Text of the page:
A court convicted 12 people on Friday for their role in a series of blasts that ripped through packed Mumbai local trains in July 2006, killing 188 people and wounding over 800, but survivors said the verdict came too late.
A special Maharashtra Control of Organised Crime Act (MCOCA) court convicted the men of murder, conspiracy and waging war against the country but acquitted one suspect accused of allowing Pakistani nationals to live in his house.
The court will decide on the quantum of sentence on Monday with the convicts facing either execution or life in prison. Officials said the prosecution examined 192 witnesses and the defence examined 51 while over 5500-pages of evidence was produced in the case.
"I think this is justice for all the people who died and those who were injured," said KP Raghuvanshi, former anti-terrorism squad(ATS) chief, who was part of the blasts probe while the convicts’ lawyer said he would appeal against the decision in a higher court.
But several victims said the decision had come too late and they hadn’t been given adequate medical support or compensation since the attack.
“No punishment will be able to ease the suffering we went through in the last nine years,” said an elderly victim. Others wanted the terrorists hanged."The verdict came very late. Nine years is a long time. Everyone should have been convicted and punished. No one responsible for the insane attack should be set free," said Dashrath Patel.
The scene at a blast site. (HT File Photo)
Seven blasts tore through the first-class compartments of crowded local trains in a span of just 11 minutes on July 11, 2006, during evening rush hour when millions of office-goers were heading home.
Investigators said around 20kg of RDX were packed into pressure cookers, placed in bags and hidden under newspapers and umbrellas.
The ATS said the suspects were linked to the banned Students Islamic Movement of India and were helped by Pakistan-based terrorist group Lashkar-e-Taiba(LeT) to hatch the conspiracy that prompted New Delhi to freeze peace talks with Islamabad.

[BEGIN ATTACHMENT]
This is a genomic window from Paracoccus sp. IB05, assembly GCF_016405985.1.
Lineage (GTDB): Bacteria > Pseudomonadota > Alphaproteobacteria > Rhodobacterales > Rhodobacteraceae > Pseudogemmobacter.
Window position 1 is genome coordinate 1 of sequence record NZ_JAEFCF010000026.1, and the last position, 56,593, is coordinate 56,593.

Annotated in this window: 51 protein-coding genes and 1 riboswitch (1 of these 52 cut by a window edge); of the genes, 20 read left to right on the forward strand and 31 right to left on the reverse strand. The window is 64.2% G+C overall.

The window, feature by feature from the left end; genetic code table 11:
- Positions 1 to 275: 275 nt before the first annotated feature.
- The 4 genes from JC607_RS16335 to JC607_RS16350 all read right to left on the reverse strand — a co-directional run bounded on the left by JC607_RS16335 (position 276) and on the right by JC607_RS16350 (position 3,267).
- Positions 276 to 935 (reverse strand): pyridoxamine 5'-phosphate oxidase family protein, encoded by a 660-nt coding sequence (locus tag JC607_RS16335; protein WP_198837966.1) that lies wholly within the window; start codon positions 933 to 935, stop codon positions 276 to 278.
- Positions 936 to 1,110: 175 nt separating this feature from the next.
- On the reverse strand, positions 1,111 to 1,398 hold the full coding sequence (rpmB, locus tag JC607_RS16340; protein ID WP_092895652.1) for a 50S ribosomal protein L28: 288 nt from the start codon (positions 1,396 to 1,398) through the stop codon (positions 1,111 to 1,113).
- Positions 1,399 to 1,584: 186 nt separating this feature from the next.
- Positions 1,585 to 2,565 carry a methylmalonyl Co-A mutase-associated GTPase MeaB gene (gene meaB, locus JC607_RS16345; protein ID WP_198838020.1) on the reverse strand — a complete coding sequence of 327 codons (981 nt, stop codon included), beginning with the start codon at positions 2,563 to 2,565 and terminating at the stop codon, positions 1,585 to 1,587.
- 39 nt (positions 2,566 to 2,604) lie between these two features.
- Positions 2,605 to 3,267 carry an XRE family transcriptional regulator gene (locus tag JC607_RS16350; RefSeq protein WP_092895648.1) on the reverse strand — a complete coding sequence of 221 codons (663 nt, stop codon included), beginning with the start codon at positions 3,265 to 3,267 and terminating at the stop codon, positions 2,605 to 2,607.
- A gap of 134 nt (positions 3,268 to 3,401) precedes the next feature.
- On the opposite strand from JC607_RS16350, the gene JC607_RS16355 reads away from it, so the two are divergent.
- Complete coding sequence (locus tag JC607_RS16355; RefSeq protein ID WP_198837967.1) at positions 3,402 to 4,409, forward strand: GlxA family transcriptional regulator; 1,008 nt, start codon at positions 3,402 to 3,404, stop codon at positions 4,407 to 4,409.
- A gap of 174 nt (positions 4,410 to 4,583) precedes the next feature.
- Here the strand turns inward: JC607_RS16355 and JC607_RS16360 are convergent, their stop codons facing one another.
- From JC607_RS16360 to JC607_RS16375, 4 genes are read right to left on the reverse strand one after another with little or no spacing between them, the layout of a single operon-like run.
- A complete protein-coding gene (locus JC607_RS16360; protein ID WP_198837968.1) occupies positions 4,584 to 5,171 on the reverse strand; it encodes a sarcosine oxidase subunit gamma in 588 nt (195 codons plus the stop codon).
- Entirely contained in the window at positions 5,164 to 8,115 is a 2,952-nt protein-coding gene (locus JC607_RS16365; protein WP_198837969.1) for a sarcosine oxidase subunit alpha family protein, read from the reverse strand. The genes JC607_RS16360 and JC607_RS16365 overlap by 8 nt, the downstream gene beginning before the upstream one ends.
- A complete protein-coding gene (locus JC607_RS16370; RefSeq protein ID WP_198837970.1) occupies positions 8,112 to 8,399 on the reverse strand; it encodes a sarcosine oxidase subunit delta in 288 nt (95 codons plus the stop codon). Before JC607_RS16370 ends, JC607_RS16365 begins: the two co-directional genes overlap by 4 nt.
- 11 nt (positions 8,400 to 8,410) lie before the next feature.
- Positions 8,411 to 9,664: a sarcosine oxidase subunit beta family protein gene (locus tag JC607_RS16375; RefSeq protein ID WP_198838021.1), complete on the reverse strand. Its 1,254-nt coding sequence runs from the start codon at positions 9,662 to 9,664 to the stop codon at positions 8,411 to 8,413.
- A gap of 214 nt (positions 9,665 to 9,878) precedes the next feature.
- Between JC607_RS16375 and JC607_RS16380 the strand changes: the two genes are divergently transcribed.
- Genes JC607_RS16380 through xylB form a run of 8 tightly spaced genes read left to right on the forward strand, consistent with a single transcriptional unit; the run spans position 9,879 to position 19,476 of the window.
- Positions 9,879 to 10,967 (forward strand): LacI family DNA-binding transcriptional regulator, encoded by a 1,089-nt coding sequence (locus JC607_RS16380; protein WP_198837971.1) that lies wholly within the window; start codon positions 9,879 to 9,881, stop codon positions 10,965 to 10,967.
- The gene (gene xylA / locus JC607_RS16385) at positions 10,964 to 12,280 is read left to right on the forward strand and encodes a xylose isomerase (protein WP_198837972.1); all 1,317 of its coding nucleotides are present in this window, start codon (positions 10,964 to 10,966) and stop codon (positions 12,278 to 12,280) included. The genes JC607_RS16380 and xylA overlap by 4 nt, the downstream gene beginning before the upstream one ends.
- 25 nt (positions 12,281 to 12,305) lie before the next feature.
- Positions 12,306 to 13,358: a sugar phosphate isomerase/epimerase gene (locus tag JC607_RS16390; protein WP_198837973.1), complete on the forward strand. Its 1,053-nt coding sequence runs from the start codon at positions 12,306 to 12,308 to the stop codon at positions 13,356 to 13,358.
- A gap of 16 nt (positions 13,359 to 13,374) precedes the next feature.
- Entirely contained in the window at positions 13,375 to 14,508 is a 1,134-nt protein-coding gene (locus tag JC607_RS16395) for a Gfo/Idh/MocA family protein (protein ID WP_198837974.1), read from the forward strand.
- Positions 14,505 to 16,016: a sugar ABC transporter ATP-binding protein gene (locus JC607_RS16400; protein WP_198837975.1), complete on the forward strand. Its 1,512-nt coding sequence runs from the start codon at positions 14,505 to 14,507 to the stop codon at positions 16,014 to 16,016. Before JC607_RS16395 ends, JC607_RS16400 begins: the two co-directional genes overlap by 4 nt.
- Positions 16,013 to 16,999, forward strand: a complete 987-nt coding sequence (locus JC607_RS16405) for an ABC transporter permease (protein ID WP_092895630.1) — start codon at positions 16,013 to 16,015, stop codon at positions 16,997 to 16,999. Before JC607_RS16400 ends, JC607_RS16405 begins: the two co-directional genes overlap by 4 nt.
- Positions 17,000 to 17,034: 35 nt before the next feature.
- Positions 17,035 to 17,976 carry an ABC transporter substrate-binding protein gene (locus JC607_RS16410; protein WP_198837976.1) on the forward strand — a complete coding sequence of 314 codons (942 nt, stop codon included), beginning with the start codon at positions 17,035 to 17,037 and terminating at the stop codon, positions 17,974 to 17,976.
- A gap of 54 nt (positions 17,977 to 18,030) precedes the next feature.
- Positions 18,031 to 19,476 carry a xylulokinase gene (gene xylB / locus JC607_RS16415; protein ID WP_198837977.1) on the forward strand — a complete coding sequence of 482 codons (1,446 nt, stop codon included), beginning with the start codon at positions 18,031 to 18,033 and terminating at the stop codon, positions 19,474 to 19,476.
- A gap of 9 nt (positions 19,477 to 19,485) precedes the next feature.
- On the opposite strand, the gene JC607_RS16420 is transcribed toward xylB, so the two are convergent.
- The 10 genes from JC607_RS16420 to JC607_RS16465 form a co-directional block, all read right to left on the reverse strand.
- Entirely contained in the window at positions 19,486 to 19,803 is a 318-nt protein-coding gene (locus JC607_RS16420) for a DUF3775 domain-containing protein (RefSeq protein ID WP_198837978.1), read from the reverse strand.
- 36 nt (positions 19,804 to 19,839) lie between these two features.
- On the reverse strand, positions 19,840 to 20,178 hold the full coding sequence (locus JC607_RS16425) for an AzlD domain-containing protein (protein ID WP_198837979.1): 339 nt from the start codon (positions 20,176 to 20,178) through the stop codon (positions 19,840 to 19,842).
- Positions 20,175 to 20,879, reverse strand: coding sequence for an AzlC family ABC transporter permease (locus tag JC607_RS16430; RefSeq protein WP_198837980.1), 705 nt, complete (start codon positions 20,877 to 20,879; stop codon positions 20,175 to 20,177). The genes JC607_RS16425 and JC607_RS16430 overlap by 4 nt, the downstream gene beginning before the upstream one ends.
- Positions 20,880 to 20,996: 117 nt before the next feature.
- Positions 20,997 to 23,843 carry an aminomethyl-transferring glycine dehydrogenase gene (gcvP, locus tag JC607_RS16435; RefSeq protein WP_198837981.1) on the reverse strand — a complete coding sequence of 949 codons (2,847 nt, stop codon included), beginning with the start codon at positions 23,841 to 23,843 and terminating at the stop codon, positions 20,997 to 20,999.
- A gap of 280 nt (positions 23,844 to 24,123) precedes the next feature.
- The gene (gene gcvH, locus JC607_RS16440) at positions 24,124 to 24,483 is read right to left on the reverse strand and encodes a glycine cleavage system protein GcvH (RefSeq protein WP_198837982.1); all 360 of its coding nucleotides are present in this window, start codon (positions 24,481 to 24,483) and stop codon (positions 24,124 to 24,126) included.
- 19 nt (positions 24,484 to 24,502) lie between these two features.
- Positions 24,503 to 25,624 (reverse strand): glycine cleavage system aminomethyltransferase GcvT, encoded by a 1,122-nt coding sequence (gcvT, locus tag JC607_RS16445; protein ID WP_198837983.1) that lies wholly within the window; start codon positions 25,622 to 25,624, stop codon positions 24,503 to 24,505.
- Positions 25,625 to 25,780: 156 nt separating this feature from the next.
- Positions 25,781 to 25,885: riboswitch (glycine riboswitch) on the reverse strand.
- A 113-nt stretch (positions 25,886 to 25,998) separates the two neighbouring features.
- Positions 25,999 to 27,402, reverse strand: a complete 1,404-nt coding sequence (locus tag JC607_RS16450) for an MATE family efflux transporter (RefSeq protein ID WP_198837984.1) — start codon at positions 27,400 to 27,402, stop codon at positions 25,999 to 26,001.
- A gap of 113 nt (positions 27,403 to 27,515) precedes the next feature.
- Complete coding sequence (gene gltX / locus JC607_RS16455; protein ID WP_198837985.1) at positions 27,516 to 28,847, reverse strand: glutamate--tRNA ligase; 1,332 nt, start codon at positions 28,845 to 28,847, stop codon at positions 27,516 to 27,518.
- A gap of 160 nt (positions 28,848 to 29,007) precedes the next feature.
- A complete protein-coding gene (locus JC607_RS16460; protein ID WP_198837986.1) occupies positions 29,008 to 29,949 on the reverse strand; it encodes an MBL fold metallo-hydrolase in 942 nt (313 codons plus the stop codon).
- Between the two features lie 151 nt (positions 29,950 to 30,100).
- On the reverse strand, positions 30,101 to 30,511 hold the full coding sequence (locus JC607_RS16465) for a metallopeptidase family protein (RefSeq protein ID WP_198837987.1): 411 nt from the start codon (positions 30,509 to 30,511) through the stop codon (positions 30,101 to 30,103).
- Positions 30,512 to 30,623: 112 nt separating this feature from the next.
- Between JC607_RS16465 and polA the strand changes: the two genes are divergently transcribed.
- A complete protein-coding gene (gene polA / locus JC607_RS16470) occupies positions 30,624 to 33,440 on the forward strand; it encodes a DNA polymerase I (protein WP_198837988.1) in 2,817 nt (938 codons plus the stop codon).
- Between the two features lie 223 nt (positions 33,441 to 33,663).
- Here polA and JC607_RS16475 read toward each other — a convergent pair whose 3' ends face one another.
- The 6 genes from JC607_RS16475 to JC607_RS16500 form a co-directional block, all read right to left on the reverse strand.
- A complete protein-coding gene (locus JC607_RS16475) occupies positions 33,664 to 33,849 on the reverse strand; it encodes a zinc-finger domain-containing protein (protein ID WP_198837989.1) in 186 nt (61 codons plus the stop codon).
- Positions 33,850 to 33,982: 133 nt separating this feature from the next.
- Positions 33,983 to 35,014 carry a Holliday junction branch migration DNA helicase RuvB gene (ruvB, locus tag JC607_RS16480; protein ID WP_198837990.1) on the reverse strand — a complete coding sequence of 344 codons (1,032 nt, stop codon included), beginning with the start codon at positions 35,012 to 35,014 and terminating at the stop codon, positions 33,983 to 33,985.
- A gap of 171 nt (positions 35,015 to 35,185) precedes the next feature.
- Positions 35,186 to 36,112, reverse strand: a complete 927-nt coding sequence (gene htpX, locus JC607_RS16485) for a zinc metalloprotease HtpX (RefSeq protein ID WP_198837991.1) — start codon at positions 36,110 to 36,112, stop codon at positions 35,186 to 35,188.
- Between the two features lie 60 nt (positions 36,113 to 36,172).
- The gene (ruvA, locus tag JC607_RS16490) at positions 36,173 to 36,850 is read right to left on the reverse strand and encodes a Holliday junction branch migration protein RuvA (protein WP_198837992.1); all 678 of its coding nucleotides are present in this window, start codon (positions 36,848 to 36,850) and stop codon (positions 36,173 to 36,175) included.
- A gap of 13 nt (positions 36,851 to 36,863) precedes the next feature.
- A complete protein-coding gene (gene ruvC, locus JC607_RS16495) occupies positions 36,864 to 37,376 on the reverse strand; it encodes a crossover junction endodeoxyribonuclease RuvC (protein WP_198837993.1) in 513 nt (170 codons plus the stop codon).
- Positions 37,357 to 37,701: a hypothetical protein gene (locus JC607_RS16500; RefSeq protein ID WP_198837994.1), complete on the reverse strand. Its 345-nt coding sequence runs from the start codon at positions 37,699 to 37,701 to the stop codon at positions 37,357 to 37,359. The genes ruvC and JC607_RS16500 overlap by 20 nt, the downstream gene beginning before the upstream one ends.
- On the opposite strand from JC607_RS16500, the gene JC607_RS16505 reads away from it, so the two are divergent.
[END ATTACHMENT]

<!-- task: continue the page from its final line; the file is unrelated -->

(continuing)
The suspects targeted local trains as they were crowded and the security wasn’t as tight as the other sites they surveyed, police said. They divided themselves into seven teams, each consisting of a Pakistani national and an Indian national, and thw bombs were taken to Churchgate station on July 11 by taxis.
A chargesheet filed by the ATS in November 2006 named 30 people but four Indian suspects and all 13 Pakistani accused, including key conspirator and LeT commander Azam Cheema, are on the run.
Former Mumbai police commissioner AN Roy, who played a crucial role in the investigation, said he was happy that the court endorsed the chargesheet.
"Investigations were done throughly by the Mumbai Police and the ATS. To start with, it was a blind case. We had no clue. But I am satisfied with the verdict," he said.
The case courted controversy after arrested Indian Mujahideen co-founder Mohamed Sadiq Israr Shaikh told investigators he and fellow IM operatives carried out the blasts but later retracted the confession in court.
IM founder Yasin Bhatkal said in August 2013 the blasts were carried out in retaliation for the 2002 Gujarat riots, leading to allegations that the wrong people had been arrested.
“The case had got a lot of adverse publicity and there were allegations the wrong people were arrested. I hope the judgement will stop these talks,” said special public prosecutor Raja Thakare.